Richard Lutz ponders the last seven days of a mis-spent middle age.
I am a card-carrying Neanderthal. As I secretly revealed to my many detractors last month, a recent DNA test showed I have a spot less than 1% trace of caveman in my bio-makeup. Many relatives, strangely, agreed a bit too quickly with this.
Today, as I rummage through the weekend papers, I find that scientists are ready to grow Neanderthal mini-brains in a futuristic techy-lab. Finally, a link with my distant past. And in a test tube to boot.
Head of the experiment is Prof Svante Paabo from the Max Plank Institute and he worries: “To me, the biggest question in human history is:’Why did we become this crazy?'”
Ha…. Us? Crazy? On this planet? Trump condemns a nation that has no nuclear weapons (Iran) and buddies up to a dictator who’s got nukes (N. Korea); our beautiful oceans are coated in plastic and all the whales are choking on wet wipes: and, over in Old Blighty, no one understands the Brexit mess. Or cares any more.
Time to take off. Not to a beach nor a rain forest. But to Scandanaivia. I visit Copenhagen to find this pleasant city engulfed by fans invading the city for the World Ice Hockey championships. Turn any corner and you are confronted by a marauding horde of Slovakian fans singing Bratislavan beer anthems and Norwegian hockey nuts dressed as Vikings (it’s in their DNA).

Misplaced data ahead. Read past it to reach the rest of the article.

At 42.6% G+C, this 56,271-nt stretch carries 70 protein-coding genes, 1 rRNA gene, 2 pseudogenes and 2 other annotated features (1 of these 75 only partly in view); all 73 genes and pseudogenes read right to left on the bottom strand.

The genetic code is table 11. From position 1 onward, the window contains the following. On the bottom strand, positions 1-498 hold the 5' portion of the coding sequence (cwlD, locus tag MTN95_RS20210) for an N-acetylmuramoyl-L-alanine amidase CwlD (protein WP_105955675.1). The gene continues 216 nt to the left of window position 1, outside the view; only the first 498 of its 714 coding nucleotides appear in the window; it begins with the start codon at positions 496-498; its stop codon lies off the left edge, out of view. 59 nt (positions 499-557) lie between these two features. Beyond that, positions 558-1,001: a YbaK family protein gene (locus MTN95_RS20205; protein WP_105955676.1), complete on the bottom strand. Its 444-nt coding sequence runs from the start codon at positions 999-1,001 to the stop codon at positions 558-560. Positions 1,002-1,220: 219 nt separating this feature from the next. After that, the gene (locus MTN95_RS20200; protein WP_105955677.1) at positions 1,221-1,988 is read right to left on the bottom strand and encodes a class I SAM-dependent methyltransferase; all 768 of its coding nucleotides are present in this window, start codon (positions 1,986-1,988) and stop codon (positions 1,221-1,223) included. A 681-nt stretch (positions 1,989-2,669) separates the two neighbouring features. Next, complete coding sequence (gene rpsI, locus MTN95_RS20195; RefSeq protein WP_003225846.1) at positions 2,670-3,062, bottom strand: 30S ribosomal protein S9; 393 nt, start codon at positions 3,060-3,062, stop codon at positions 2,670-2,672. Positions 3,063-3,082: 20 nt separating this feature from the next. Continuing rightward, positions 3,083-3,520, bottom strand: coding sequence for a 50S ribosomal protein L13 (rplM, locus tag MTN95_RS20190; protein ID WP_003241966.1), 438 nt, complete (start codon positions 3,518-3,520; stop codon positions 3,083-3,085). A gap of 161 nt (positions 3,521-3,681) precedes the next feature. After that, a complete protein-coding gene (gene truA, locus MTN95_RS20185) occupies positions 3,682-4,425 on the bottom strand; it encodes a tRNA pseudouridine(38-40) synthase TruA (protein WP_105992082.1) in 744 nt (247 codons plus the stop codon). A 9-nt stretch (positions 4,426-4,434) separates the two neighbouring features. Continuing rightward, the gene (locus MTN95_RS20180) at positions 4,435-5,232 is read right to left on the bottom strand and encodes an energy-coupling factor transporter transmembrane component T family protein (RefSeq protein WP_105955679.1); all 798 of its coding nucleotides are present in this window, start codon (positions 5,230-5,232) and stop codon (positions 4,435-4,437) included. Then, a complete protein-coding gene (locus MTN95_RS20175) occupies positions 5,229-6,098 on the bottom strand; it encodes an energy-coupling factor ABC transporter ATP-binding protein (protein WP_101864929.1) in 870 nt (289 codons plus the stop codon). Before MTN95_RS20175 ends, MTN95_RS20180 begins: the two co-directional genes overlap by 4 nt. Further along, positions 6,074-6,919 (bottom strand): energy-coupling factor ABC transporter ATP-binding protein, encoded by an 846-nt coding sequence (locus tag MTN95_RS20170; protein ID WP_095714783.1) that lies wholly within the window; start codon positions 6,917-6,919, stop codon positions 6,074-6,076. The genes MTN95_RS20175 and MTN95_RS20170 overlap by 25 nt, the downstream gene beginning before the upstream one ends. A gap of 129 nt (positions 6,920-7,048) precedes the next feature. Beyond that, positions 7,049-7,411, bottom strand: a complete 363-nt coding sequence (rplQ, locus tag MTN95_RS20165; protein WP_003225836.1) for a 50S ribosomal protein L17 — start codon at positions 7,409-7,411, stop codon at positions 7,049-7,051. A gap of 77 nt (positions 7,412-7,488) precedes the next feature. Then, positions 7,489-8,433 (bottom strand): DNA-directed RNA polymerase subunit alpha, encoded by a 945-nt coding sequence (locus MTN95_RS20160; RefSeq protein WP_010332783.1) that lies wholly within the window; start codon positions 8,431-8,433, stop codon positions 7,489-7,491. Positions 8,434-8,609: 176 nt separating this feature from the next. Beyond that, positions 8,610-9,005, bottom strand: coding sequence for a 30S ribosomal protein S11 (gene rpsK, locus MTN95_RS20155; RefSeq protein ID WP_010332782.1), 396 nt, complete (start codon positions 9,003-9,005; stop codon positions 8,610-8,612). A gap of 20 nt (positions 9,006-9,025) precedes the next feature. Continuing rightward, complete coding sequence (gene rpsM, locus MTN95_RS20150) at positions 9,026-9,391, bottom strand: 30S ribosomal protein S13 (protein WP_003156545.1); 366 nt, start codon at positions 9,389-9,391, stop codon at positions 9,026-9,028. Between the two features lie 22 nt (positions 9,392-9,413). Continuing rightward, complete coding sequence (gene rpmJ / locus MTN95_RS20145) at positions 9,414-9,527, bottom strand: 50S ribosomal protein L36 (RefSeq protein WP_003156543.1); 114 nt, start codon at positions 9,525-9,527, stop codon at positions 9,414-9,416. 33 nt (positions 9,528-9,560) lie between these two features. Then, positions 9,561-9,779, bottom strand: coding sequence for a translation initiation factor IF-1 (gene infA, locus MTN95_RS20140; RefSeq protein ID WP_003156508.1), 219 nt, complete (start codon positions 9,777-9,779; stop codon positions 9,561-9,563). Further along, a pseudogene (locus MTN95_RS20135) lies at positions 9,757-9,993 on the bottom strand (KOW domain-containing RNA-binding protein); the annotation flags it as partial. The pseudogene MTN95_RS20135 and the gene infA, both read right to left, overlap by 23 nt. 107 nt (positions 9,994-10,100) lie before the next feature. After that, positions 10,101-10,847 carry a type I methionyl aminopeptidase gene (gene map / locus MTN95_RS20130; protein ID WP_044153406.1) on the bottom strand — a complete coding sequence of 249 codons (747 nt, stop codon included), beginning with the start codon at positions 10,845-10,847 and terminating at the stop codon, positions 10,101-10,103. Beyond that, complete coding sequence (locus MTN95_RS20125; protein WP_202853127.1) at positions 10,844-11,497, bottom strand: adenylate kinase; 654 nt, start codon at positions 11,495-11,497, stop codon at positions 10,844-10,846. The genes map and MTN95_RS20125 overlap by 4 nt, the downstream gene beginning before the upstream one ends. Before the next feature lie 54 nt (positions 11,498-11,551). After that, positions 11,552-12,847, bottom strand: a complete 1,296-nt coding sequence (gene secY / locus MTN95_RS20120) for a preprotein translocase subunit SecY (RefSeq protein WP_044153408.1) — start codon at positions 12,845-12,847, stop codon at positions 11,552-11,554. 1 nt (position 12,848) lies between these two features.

To escape, we head for a design museum on a canal that has a virtual reality exhibition. Here is a familiar face giving it a go:
What she’s seeing is a virtual house of the future with virtual sunny rooms, virtual hidden gardens that blend into the virtual building and virtual atriums that seemlessly lead to more virtual sunny rooms. Peek downward and she peers into a bottomless virtual jungle ravine. Look up and the sky turns virtual dark and she’s overwhelmed by nighttime constellations that virtually and slowly revolve.
Maybe Prof Paabo might want to chill out and spent a couple of hours here before plunging back, way back, to our caveman past and, more specifically, my 1% heritage. Virtual life is a spot more entrancing, I have to say, than a pack of cavepersons huddled around a sputtering fire eating raw tubers and mastodon burgers.
Finally, let’s hark back to my tedious preoccupation of famous folks who share the same exact date of birth. Last Wednesday, actor Albert Finney and movie star turned politician Glenda Jackson both turned 82. And today, born fifty years later, movie stud Robert Pattinson and comedian Lena Durham are both 32.
Happy birthday, folks, you are all twice blessed. Virtually. No really… you are. Honestly.